Getting back in the saddle


I started horse riding when I was about 13, on courses and excursions during summer camps, and I loved it. As a teenager, encouraged by the pleasure I got from horses, I took traditional French riding lessons. As I rose through the grades and started to take part in horse jumping competitions, I began to feel fear and even aversion, which was fueled by falls, the confined space of a manège rather than open spaces, the stress of competitions, and the way the lessons were run. None of it corresponded to the way I wanted to interact with horses. The joy and pleasure slowly disappeared and I stopped riding.

As the years went by, my love of horses remained, but on the few rides that I took, the fear returned and I sometimes lost control of the situation. Yet I continued to dream of making a long trip on horseback one day. To be able to share the horse rides and farm work with the cowboys and girls that I was bound to meet on my travels through the United States, I decided to overcome my fear and take riding lessons again.

When I was looking for horse riding centers close to where I live in France, I came across a brochure by Marie-Pascale, whose way of thinking perfectly matched my needs. And so we started together, with horses and ponies, and slowly I managed to build up my relationship with horses.

Working with horses on foot was a crucial step for me: I had to start out by developing my “panoramic vision”, i.e. work on constantly being aware of the environment – just like the horse, which keenly perceives everything that goes on around it – so that I can act, react and evolve in that environment along the same lines as the horse.





The next step was to integrate self-awareness into my panoramic vision, i.e. to be present here and now, aware of myself and my body, and give off an energy that the horse can feel, which is the best way of communicating with it, much more effective than horse-riding techniques. This self-awareness requires constantly paying attention to the signals the horse’s body gives out. It involved working on my capacity to feel my emotions alongside the horse, which animals pick up even if we are not always aware of them. If I’m afraid but I behave as if I’m in control of the situation, I send out a contradictory message to the horse, who isn’t getting what he is expecting from me, in other words a reliable leader! Progress is slow: each time I name a fear or sense of unease, other experiences slowly take their place, centered on joy and the pleasure of feeling that I am building up a connection with the horse. A relationship of trust thus starts to set in and develop until I can lead the horse without reins.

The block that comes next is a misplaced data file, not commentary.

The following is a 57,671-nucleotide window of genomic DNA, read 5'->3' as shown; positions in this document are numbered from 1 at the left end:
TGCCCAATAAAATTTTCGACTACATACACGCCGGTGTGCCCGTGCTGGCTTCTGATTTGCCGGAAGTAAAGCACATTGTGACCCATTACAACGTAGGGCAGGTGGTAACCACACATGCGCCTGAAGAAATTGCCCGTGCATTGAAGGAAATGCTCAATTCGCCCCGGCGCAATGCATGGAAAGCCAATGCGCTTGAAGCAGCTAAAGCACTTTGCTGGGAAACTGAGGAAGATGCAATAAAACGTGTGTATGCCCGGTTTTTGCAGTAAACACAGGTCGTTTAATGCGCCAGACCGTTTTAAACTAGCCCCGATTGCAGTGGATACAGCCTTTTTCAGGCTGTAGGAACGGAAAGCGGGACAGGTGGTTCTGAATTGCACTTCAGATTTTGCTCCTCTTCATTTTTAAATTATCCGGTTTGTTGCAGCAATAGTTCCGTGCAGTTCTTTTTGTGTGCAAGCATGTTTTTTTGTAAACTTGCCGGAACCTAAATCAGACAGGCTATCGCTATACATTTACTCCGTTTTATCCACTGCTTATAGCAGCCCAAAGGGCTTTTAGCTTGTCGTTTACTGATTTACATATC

Once I was more comfortable on foot, I could get into the saddle. The aim was to find my “sweet spot”, which is where I can balance on the horse’s back to be at one with him. I mostly mounted without stirrups onto a saddle without a tree, so that I could feel the horse’s movements and the way my posture affected its speed.

I became more confident and gradually adopted a more relaxed posture connected to the horse. I now no longer feel anguish at getting up on a horse and I have acquired a solid, more confident foundation for setting off on my trip to cowboy land. I understand that you can earn respect through confidence, without using authority or control, how crucial it is to be aware of the environment and myself, and the subtle, rich experiences that come from close contact with a horse. What’s more, I’ve learned to respect and listen to myself more, with increased personal esteem and confidence.

All my thanks go to Marie-Pascale for her precious lessons, which she always taught at my own speed, in tune with the horses, and with a great deal of kindness and patience!